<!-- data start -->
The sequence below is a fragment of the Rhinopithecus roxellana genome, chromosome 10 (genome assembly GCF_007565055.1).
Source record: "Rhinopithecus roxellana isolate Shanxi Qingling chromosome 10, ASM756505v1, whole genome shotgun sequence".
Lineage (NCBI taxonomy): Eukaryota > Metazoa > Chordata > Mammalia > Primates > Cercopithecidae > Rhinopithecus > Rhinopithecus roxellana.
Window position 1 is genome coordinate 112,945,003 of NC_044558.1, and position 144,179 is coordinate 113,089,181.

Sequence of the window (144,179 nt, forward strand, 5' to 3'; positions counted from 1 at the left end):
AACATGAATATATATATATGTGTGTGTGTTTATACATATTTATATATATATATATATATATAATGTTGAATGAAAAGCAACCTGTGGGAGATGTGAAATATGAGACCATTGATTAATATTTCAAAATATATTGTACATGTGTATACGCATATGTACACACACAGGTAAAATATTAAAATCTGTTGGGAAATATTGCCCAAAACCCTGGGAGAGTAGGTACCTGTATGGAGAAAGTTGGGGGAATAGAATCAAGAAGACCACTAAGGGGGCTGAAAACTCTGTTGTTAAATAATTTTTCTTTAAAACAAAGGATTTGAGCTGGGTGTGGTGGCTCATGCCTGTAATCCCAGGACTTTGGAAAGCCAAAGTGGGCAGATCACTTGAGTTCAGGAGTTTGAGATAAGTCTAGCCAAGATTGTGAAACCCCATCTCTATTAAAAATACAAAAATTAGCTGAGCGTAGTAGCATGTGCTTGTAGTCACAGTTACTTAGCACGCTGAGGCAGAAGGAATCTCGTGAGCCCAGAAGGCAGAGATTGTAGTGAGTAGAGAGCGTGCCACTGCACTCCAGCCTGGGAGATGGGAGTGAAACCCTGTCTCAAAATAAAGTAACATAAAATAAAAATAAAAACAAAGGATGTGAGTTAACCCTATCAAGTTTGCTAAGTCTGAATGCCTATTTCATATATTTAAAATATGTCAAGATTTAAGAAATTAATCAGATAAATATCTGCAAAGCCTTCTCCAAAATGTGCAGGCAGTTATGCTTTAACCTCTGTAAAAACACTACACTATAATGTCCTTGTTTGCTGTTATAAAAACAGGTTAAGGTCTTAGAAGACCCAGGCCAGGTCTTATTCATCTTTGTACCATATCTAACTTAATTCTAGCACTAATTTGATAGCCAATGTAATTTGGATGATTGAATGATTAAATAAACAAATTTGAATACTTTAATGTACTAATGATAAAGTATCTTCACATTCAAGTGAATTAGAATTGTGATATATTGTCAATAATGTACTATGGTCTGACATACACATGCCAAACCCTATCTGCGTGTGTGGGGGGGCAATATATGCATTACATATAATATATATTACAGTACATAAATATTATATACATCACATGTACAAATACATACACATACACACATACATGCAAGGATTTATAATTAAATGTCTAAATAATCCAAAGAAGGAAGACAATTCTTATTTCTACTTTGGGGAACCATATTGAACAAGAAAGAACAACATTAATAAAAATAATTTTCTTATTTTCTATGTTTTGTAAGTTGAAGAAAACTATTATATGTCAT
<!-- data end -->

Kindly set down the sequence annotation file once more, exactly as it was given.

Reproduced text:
The sequence below is a fragment of the Rhinopithecus roxellana genome, chromosome 10 (genome assembly GCF_007565055.1).
Source record: "Rhinopithecus roxellana isolate Shanxi Qingling chromosome 10, ASM756505v1, whole genome shotgun sequence".
Lineage (NCBI taxonomy): Eukaryota > Metazoa > Chordata > Mammalia > Primates > Cercopithecidae > Rhinopithecus > Rhinopithecus roxellana.
Window position 1 is genome coordinate 112,945,003 of NC_044558.1, and position 144,179 is coordinate 113,089,181.

Sequence of the window (144,179 nt, forward strand, 5' to 3'; positions counted from 1 at the left end):
AACATGAATATATATATATGTGTGTGTGTTTATACATATTTATATATATATATATATATATAATGTTGAATGAAAAGCAACCTGTGGGAGATGTGAAATATGAGACCATTGATTAATATTTCAAAATATATTGTACATGTGTATACGCATATGTACACACACAGGTAAAATATTAAAATCTGTTGGGAAATATTGCCCAAAACCCTGGGAGAGTAGGTACCTGTATGGAGAAAGTTGGGGGAATAGAATCAAGAAGACCACTAAGGGGGCTGAAAACTCTGTTGTTAAATAATTTTTCTTTAAAACAAAGGATTTGAGCTGGGTGTGGTGGCTCATGCCTGTAATCCCAGGACTTTGGAAAGCCAAAGTGGGCAGATCACTTGAGTTCAGGAGTTTGAGATAAGTCTAGCCAAGATTGTGAAACCCCATCTCTATTAAAAATACAAAAATTAGCTGAGCGTAGTAGCATGTGCTTGTAGTCACAGTTACTTAGCACGCTGAGGCAGAAGGAATCTCGTGAGCCCAGAAGGCAGAGATTGTAGTGAGTAGAGAGCGTGCCACTGCACTCCAGCCTGGGAGATGGGAGTGAAACCCTGTCTCAAAATAAAGTAACATAAAATAAAAATAAAAACAAAGGATGTGAGTTAACCCTATCAAGTTTGCTAAGTCTGAATGCCTATTTCATATATTTAAAATATGTCAAGATTTAAGAAATTAATCAGATAAATATCTGCAAAGCCTTCTCCAAAATGTGCAGGCAGTTATGCTTTAACCTCTGTAAAAACACTACACTATAATGTCCTTGTTTGCTGTTATAAAAACAGGTTAAGGTCTTAGAAGACCCAGGCCAGGTCTTATTCATCTTTGTACCATATCTAACTTAATTCTAGCACTAATTTGATAGCCAATGTAATTTGGATGATTGAATGATTAAATAAACAAATTTGAATACTTTAATGTACTAATGATAAAGTATCTTCACATTCAAGTGAATTAGAATTGTGATATATTGTCAATAATGTACTATGGTCTGACATACACATGCCAAACCCTATCTGCGTGTGTGGGGGGGCAATATATGCATTACATATAATATATATTACAGTACATAAATATTATATACATCACATGTACAAATACATACACATACACACATACATGCAAGGATTTATAATTAAATGTCTAAATAATCCAAAGAAGGAAGACAATTCTTATTTCTACTTTGGGGAACCATATTGAACAAGAAAGAACAACATTAATAAAAATAATTTTCTTATTTTCTATGTTTTGTAAGTTGAAGAAAACTATTATATGTCAT